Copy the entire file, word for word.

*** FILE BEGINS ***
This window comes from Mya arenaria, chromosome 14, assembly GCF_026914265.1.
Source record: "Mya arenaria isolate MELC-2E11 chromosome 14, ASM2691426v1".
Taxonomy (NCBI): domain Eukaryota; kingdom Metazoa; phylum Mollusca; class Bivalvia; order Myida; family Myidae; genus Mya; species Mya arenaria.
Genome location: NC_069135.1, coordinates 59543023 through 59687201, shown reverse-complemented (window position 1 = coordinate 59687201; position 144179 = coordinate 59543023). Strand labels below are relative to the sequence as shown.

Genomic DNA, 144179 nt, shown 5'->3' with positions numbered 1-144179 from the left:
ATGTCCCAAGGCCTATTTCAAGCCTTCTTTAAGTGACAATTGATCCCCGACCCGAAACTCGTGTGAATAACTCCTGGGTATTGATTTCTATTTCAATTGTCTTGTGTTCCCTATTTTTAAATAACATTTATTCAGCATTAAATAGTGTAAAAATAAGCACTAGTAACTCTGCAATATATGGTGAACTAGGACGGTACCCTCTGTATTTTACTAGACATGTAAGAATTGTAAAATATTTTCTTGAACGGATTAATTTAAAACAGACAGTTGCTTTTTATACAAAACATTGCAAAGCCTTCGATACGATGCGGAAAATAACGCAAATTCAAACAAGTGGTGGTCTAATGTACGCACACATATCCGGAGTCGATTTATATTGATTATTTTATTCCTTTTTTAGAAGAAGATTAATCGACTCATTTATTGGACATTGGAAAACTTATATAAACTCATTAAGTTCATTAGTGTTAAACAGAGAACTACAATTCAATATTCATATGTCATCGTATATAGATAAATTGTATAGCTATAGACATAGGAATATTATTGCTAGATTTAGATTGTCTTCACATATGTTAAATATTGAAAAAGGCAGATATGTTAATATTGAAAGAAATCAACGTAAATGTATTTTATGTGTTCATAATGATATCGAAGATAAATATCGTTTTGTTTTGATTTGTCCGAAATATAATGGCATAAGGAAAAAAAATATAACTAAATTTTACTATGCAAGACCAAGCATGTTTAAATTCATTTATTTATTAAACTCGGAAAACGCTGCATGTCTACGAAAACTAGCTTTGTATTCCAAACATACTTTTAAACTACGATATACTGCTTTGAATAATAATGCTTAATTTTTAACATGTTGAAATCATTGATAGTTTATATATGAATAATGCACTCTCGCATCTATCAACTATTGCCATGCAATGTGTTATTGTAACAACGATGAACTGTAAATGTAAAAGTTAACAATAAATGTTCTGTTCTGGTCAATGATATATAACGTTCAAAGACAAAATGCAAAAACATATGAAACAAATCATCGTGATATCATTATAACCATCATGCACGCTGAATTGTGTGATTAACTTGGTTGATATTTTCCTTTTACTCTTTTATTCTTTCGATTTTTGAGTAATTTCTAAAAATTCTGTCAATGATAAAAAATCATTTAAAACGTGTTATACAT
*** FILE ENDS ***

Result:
This window comes from Mya arenaria, chromosome 14, assembly GCF_026914265.1.
Source record: "Mya arenaria isolate MELC-2E11 chromosome 14, ASM2691426v1".
Taxonomy (NCBI): domain Eukaryota; kingdom Metazoa; phylum Mollusca; class Bivalvia; order Myida; family Myidae; genus Mya; species Mya arenaria.
Genome location: NC_069135.1, coordinates 59543023 through 59687201, shown reverse-complemented (window position 1 = coordinate 59687201; position 144179 = coordinate 59543023). Strand labels below are relative to the sequence as shown.

Genomic DNA, 144179 nt, shown 5'->3' with positions numbered 1-144179 from the left:
ATGTCCCAAGGCCTATTTCAAGCCTTCTTTAAGTGACAATTGATCCCCGACCCGAAACTCGTGTGAATAACTCCTGGGTATTGATTTCTATTTCAATTGTCTTGTGTTCCCTATTTTTAAATAACATTTATTCAGCATTAAATAGTGTAAAAATAAGCACTAGTAACTCTGCAATATATGGTGAACTAGGACGGTACCCTCTGTATTTTACTAGACATGTAAGAATTGTAAAATATTTTCTTGAACGGATTAATTTAAAACAGACAGTTGCTTTTTATACAAAACATTGCAAAGCCTTCGATACGATGCGGAAAATAACGCAAATTCAAACAAGTGGTGGTCTAATGTACGCACACATATCCGGAGTCGATTTATATTGATTATTTTATTCCTTTTTTAGAAGAAGATTAATCGACTCATTTATTGGACATTGGAAAACTTATATAAACTCATTAAGTTCATTAGTGTTAAACAGAGAACTACAATTCAATATTCATATGTCATCGTATATAGATAAATTGTATAGCTATAGACATAGGAATATTATTGCTAGATTTAGATTGTCTTCACATATGTTAAATATTGAAAAAGGCAGATATGTTAATATTGAAAGAAATCAACGTAAATGTATTTTATGTGTTCATAATGATATCGAAGATAAATATCGTTTTGTTTTGATTTGTCCGAAATATAATGGCATAAGGAAAAAAAATATAACTAAATTTTACTATGCAAGACCAAGCATGTTTAAATTCATTTATTTATTAAACTCGGAAAACGCTGCATGTCTACGAAAACTAGCTTTGTATTCCAAACATACTTTTAAACTACGATATACTGCTTTGAATAATAATGCTTAATTTTTAACATGTTGAAATCATTGATAGTTTATATATGAATAATGCACTCTCGCATCTATCAACTATTGCCATGCAATGTGTTATTGTAACAACGATGAACTGTAAATGTAAAAGTTAACAATAAATGTTCTGTTCTGGTCAATGATATATAACGTTCAAAGACAAAATGCAAAAACATATGAAACAAATCATCGTGATATCATTATAACCATCATGCACGCTGAATTGTGTGATTAACTTGGTTGATATTTTCCTTTTACTCTTTTATTCTTTCGATTTTTGAGTAATTTCTAAAAATTCTGTCAATGATAAAAAATCATTTAAAACGTGTTATACAT